FORT WASHINGTON PRESBYTERIAN CHURCH

STATUS Designated Individual Landmark


ARCHITECT: Thomas Hastings

DATE: 1913-14

STYLE: neo-Georgian

Designated May 12, 2009

Mindful of the colonial and Revolutionary history of the Fort Washington neighborhood, Thomas Hastings drew on eighteenth century models, particularly the churches of the English architect James Gibbs, to produce a richly embellished design that was uniquely his own. Basilican in plan, the church features a temple-fronted Doric entrance portico with four monumental stone columns and an unusually lofty, beautifully sculpted tower embellished with classical motifs. The building is clad with buff-colored brick laid in Flemish bond and trimmed with Indiana limestone given a “rubbed finish” to enhance the Georgian character of the design.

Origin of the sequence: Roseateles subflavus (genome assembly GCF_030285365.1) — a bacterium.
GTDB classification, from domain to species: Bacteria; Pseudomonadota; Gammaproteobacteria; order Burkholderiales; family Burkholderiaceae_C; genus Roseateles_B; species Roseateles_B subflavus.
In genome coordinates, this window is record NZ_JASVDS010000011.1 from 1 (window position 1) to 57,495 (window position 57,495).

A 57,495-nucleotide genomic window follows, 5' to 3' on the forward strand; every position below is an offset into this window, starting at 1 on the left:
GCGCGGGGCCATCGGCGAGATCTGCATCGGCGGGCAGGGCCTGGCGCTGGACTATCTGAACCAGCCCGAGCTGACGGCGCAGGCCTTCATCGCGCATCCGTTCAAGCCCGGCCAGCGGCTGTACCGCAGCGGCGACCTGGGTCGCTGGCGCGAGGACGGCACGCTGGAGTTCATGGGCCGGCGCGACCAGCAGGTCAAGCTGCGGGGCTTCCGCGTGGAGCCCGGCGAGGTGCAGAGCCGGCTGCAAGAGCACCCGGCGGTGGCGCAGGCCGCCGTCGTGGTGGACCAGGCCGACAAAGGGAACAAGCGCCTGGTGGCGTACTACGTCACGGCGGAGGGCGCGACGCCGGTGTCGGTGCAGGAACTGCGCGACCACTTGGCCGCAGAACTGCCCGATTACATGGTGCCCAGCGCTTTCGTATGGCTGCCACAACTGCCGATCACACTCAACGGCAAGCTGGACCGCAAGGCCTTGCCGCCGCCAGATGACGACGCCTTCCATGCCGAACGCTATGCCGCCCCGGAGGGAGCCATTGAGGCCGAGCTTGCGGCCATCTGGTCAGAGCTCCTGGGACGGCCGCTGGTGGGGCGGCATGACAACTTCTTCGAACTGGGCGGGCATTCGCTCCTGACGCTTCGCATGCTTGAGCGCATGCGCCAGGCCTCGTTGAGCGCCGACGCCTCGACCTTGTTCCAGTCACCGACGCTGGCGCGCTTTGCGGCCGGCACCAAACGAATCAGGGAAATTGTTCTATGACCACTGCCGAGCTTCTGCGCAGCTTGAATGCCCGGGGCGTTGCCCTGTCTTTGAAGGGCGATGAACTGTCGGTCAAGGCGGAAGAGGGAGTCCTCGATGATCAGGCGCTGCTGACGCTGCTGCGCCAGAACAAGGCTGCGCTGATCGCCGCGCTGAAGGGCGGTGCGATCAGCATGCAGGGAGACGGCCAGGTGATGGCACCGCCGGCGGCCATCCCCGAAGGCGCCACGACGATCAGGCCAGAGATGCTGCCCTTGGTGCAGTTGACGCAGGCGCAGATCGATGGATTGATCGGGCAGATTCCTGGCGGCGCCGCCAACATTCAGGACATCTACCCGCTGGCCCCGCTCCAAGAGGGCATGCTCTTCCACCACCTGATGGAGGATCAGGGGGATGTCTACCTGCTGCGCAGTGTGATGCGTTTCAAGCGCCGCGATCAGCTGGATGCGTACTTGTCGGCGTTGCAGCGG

Fort Washington Presbyterian remained affiliated with West Park Presbyterian until 1923.  In 1982 Fort Washington Presbyterian’s congregation ceded its church to the Primera Iglesia Espaňola de Washington Heights, a Hispanic congregation established in Washington Heights in 1948, which had been a voice for the Puerto Rican community in New York.

*Photo credit Matthew X. Kiernan

STATUS Designated Individual Landmark

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Washington Heights

The neighborhood is named for Fort Washington, a fortification constructed at the highest point on the island of Manhattan by Continental Army troops during the American Revolutionary War, to defend the area from the British forces.

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